Background Screening: A Final Test

The employer has studied your resume. You've been asked many a probing question during your initial interview and the office visit, and you were even given a test. The employer has all of the information about you that they need, right? Not necessarily. Many employers are gathering additional background information on candidates prior to making an employment decision.

Usually, the information the employer is obtaining is directly relevant to the specific type of job. For example, a commercial bank is likely to check your own credit history before they hire you to work with their customers' funds.

Background screening of candidates is an increasingly common and legal practice. The decision to hire an individual is a major one, and employers want to ensure that there are no "surprises" which would affect your performance. It is best to be honest and up front with employers when background information is sought.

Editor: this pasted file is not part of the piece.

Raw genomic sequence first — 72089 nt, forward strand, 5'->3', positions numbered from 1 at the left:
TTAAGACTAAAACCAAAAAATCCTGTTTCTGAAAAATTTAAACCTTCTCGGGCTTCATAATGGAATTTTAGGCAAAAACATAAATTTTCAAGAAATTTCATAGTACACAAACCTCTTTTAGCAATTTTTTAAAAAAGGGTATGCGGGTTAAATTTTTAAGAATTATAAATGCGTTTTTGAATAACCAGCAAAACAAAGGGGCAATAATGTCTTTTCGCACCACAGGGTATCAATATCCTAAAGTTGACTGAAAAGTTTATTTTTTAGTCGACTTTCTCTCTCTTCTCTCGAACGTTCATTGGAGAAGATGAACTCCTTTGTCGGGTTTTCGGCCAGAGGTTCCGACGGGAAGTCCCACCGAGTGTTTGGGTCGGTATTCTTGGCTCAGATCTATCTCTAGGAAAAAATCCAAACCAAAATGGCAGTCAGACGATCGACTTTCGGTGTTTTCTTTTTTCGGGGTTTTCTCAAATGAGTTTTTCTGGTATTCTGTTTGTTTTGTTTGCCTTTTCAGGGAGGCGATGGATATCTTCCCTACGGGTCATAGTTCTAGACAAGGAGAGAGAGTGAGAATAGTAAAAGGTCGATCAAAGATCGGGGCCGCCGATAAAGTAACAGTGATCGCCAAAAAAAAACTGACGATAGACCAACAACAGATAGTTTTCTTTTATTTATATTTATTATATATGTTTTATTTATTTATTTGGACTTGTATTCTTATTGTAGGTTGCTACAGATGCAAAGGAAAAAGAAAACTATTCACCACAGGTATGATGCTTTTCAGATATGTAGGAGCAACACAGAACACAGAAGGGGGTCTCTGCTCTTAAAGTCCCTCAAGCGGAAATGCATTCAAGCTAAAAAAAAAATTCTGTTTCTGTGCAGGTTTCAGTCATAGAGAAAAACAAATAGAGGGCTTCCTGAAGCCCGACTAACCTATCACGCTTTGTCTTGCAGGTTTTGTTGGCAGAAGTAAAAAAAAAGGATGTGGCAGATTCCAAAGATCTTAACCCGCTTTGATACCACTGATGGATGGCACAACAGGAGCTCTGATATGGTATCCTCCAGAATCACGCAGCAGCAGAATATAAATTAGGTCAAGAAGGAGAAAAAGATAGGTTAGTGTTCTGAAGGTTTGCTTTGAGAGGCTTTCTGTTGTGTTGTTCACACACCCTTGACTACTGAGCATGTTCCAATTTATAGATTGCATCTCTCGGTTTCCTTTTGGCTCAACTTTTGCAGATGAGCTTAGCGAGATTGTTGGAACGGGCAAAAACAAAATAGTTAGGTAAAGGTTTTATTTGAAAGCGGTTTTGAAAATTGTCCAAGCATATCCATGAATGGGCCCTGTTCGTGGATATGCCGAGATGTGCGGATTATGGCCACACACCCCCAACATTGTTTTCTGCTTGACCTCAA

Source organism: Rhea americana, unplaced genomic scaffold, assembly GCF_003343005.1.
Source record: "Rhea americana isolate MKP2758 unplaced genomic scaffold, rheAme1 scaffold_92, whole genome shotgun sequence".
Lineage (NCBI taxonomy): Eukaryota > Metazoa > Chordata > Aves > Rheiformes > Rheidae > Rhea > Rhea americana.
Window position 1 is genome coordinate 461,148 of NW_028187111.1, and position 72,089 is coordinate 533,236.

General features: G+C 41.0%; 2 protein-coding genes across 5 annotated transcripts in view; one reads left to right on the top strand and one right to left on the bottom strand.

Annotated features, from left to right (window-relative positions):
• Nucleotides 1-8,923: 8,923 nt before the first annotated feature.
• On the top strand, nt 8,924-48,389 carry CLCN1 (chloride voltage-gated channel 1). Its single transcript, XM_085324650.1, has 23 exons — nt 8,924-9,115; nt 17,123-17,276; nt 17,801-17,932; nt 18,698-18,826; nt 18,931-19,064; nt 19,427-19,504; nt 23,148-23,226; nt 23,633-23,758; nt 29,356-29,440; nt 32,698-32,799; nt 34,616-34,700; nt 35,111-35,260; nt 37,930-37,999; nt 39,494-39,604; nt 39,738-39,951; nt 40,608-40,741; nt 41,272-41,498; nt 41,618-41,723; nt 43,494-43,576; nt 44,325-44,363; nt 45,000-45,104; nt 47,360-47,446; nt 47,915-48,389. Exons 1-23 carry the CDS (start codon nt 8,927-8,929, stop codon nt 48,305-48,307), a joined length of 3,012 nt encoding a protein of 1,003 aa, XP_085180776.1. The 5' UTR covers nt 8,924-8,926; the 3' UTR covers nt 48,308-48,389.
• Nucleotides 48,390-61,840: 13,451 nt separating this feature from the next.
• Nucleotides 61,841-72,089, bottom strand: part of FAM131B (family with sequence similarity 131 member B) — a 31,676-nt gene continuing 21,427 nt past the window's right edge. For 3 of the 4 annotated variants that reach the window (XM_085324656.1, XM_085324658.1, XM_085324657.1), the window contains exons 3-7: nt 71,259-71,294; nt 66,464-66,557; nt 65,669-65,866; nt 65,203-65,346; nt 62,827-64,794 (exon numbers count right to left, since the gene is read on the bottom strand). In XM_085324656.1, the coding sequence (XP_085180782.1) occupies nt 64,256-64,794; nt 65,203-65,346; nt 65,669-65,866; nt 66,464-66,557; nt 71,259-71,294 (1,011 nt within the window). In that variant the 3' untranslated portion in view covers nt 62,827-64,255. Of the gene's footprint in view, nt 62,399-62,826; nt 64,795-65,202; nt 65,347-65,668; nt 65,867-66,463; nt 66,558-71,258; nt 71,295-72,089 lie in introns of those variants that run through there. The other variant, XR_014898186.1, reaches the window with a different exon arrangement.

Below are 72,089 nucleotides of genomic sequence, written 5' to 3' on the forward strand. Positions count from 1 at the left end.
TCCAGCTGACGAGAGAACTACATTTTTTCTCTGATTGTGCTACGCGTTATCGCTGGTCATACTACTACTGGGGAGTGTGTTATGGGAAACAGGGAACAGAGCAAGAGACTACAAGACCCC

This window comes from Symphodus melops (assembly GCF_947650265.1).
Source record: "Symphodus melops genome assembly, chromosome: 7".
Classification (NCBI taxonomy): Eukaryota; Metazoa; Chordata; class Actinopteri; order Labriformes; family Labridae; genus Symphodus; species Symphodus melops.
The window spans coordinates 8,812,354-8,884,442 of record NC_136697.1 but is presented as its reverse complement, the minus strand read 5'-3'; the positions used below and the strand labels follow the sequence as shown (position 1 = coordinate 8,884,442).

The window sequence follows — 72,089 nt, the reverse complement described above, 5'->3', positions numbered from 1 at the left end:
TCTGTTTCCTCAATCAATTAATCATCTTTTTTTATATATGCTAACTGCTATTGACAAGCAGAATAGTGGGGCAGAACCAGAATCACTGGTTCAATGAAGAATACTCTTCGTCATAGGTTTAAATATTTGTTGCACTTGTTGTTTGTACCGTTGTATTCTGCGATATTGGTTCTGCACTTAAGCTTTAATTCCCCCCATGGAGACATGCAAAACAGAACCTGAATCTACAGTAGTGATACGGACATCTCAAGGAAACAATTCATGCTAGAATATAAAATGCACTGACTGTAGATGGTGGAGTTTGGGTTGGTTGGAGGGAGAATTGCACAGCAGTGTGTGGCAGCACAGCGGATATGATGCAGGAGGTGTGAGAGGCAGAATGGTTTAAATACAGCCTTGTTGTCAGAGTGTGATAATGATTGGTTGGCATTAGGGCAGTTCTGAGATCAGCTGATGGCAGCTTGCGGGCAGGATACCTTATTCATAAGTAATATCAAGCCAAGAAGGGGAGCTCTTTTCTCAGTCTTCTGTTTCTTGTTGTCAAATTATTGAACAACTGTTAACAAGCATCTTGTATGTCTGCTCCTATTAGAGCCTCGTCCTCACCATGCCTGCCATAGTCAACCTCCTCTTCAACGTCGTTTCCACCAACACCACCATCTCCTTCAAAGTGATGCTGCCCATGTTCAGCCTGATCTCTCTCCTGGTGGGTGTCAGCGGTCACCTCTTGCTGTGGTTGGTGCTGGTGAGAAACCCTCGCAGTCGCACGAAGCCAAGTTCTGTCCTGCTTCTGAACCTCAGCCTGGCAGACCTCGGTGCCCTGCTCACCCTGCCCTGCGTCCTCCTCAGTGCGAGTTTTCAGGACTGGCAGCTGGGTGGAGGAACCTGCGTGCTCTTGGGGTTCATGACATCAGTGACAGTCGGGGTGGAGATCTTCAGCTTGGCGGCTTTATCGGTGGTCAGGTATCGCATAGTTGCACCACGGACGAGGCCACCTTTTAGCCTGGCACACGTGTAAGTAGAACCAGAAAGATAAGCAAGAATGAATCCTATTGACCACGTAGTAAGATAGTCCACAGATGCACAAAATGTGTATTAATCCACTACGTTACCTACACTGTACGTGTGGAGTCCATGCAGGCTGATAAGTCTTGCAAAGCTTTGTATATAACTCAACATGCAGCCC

According to the Fair Credit Reporting Act of September 1997, employers must tell you if they discovered something during the background screening which caused them to reject your candidacy. You may ask for this information, and you also have the right to appeal a hiring decision based on background screening data. If you have concerns or questions about an employer's screening practices, please consult with a representative from our office.

Employers will check:

References - (Most employers call, rather than rely on written letters of reference.)

College transcript - (Employers will verify graduation date, coursework, and grade point average.)

Employment history - (Employers may even contact people whom you did not list as a reference.)

All information you supply on an employment application.

Employers may also check:

Credit History

Conviction Record

Driving Record

Drug Test

Test Scores

Fingerprints

FBI File